What if, even when we acknowledge the foibles of this part of ourselves, it is often to do so laughingly, scathingly, with those throw away comments such as “oh she’s a creative type; she’s so scatty she doesn’t know what day of the week it is” or “artists live in a dream world that has no basis in reality”; how does this gnaw into our perception of the right-brained skill-set? Cliché,yes, but we still adhere to these viewpoints as a culture and these kinds of put-down are so pervasive that even those of us who dare to be artists (by which I mean doing anything arts-related) learn to apply them to ourselves, in some sort of an attempt to make ourselves socially acceptable by laughing ourselves off or by way of apology for traits that hold little or no currency in this world. In fact, we take this belief system so deeply into ourselves that we actually start to believe that what we contribute to the world is only worth a few handfuls of pocket money, like ‘sweetie money’ given to a child, and not the kind of ‘proper’ income you could actually live off and use to put a roof over your head; almost apologising to those who do pay us whilst, simultaneously, apologising to our families for being such a financial burden. This is a serious shortfall in the balance of our modern society and is extremely ripe for review.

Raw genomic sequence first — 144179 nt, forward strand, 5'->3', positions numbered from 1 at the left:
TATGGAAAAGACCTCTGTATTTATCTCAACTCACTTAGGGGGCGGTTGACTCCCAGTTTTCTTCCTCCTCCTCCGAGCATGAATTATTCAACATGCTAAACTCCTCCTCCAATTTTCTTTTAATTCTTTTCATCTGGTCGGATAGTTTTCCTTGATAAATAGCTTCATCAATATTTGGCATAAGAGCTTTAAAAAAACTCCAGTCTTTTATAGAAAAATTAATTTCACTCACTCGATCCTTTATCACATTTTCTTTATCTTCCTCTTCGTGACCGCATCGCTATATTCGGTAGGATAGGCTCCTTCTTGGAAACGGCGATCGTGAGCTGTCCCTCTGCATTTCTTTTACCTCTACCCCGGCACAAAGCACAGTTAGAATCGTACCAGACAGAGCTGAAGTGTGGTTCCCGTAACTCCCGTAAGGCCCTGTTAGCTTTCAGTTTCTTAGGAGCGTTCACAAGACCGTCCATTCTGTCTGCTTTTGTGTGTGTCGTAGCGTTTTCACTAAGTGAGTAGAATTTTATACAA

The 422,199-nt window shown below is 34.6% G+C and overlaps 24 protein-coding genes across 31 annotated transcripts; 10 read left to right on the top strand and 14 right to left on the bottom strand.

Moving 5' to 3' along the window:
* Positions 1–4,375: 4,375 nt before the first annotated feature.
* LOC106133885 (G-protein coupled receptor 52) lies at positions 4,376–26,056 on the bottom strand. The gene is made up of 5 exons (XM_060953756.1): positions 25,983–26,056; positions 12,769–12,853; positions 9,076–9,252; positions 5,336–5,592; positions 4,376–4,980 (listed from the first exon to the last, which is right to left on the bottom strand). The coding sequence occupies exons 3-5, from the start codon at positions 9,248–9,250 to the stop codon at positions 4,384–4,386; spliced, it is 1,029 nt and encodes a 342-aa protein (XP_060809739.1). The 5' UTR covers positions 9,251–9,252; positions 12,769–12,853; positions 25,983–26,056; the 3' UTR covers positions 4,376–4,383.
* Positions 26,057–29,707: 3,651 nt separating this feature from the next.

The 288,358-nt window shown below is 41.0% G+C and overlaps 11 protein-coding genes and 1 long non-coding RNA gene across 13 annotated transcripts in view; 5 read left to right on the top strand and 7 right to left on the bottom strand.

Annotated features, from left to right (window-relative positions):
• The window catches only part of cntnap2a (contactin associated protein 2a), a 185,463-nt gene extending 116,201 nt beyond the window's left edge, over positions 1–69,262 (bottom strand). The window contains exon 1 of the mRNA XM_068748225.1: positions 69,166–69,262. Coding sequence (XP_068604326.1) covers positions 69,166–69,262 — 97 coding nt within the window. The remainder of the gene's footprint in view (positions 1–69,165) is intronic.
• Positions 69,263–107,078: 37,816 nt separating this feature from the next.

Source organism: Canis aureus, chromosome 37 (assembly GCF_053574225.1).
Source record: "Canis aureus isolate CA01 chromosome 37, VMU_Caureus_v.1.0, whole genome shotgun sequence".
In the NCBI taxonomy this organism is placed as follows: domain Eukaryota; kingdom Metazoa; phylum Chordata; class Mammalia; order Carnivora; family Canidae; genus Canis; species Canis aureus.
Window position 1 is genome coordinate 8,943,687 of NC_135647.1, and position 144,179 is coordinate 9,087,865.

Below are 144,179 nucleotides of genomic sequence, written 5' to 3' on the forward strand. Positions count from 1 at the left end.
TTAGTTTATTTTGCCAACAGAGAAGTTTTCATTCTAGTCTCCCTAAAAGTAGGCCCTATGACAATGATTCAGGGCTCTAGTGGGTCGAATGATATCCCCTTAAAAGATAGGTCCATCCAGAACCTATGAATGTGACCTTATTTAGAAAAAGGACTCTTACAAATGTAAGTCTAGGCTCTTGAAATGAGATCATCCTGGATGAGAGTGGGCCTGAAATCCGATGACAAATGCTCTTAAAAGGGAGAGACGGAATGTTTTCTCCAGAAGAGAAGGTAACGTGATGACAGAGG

Just asking these questions made me realise how, all my life, I have treated the right side of my brain as a rather silly child making rather way-out suggestions that should be tempered ‘for my own good’ in a reality where the left-brain people feel like the real grown-ups in the world; the ones who run businesses, deliver coaching webinars, look after finance, make decisions, tells us how things should be done, organise the structures of our world…They are those who are vocal and successful and dynamic, who tell us (constantly) what to think and believe and who are apparently so very good at handling life, playing the game, while right brained stuff feels like all I am ever doing is sitting in the corner with my coloured crayons, drawing pretty pictures.
Yet, what if our right brain is, just like a child, even more inherently in touch with the natural order of things, the far far bigger picture, than any of the ‘grown up’ minds that have been conditioned to learn and deal in ‘facts’ but have largely stopped tuning into the vast amount of all that they already knew the day they were born? What if the right brain is that ‘inner child’ we all talk about so much, on the path to self-discovery, but still tend to refer to as a rather sad, somewhat wounded, perhaps even lost or slightly wayward version of ourself that needs a comforting pat on the head so that we can pacify it and get on with the real business of discovering whatever it is that keeps stopping us from feeling whole? What if that inner child doesn’t need yet another pat on the head but, rather, to be brought on board before we can get anywhere at all on that journey? What if our inner child is our very best friend and longest-standing ally? To paraphrase Matt Kahn, what if that inner child is the universe, dressed up as an inner child, and we have been overlooking it at our peril as it can lead us straight to everywhere that we want to go?